Whenever I’m in lower Manhattan, if I can I check on one of FNY’s favorite talismans: what has been the last remaining wall-mounted Bishop Crook lamppost in New York City. Wall-mounted lamps are scattered around Manhattan and Brooklyn and are located on narrow streets and narrow sidewalks, where there might not be enough room to place a full-size lamppost.
The wall bracket Bishop Crook matches the intricately wrought ironwork of the full-sized Crook, but adds two stylized masts to attach it to a building. In this case, the original Acorn-type pendant lamp was replaced in the 1950s by a Westinghouse AK-10 “cuplight” with an incandescent bulb. The glass reflector bowl has been missing for a couple of decades.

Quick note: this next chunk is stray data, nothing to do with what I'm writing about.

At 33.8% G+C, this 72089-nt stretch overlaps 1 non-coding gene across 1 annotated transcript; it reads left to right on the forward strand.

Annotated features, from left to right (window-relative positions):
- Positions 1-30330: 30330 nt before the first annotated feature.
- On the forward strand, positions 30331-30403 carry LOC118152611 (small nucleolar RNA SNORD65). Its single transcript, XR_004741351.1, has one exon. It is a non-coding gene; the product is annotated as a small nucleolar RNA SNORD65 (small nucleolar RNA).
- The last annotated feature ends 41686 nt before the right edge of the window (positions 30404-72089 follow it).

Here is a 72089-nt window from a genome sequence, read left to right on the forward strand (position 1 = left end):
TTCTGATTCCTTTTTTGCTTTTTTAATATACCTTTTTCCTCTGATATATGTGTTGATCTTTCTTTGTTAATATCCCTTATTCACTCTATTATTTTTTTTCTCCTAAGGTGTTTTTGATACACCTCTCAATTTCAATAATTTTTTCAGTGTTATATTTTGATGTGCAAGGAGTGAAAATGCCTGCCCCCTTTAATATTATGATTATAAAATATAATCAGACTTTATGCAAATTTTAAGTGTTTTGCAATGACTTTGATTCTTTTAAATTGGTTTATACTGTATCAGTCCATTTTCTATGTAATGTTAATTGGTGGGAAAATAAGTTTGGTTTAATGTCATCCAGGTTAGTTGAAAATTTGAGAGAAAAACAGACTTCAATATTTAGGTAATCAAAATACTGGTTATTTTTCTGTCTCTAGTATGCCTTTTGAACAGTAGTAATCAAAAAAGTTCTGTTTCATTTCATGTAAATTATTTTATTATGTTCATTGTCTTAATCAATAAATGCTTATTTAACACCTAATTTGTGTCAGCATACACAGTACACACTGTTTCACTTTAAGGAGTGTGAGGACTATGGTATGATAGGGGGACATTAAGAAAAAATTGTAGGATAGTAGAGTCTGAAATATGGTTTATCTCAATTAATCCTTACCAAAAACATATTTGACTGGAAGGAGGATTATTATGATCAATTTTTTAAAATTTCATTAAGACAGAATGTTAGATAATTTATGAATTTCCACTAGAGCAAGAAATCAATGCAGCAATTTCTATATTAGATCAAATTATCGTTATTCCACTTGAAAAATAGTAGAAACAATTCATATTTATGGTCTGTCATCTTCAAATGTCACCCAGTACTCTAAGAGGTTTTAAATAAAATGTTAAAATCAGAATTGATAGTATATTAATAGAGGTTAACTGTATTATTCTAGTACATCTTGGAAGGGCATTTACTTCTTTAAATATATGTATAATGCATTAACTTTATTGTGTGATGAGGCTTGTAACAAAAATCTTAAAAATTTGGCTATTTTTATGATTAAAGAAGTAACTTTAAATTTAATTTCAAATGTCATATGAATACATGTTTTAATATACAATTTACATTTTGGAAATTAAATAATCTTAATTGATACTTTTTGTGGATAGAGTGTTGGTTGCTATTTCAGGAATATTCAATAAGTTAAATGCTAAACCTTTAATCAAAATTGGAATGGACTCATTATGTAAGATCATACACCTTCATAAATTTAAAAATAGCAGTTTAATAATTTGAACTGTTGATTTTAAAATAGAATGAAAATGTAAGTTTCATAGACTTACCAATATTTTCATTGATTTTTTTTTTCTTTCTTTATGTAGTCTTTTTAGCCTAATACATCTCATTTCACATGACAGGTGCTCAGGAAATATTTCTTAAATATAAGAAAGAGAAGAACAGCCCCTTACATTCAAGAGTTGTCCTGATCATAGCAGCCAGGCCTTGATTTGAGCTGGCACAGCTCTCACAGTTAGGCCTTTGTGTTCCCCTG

It is affixed to the rear end of a Pace University building that originally was the home of the NY Times newspaper, constructed in 1889 [George Post, arch.] After the Times moved uptown in 1905, the building gained a couple of floors. Pace purchased it in 1952.
Unfortunately on my walk up Nassau Street this weekend, I found my old pal had left, leaving a couple of marks where the brackets attached to the wall. I hope it’s in some treasure-seeker’s possession and hasn’t been tossed on the scrap heap. Perhaps the Department of Transportation has it in storage and will replace it later…I can but hope.
NOTE: this post is protected by NYC Landmarks, which should mean that it would be put back on the wall. Here’s the full LPC Report.
Landmarks reports: “The lamppost was taken down for restoration and will be reinstalled once the work is complete.”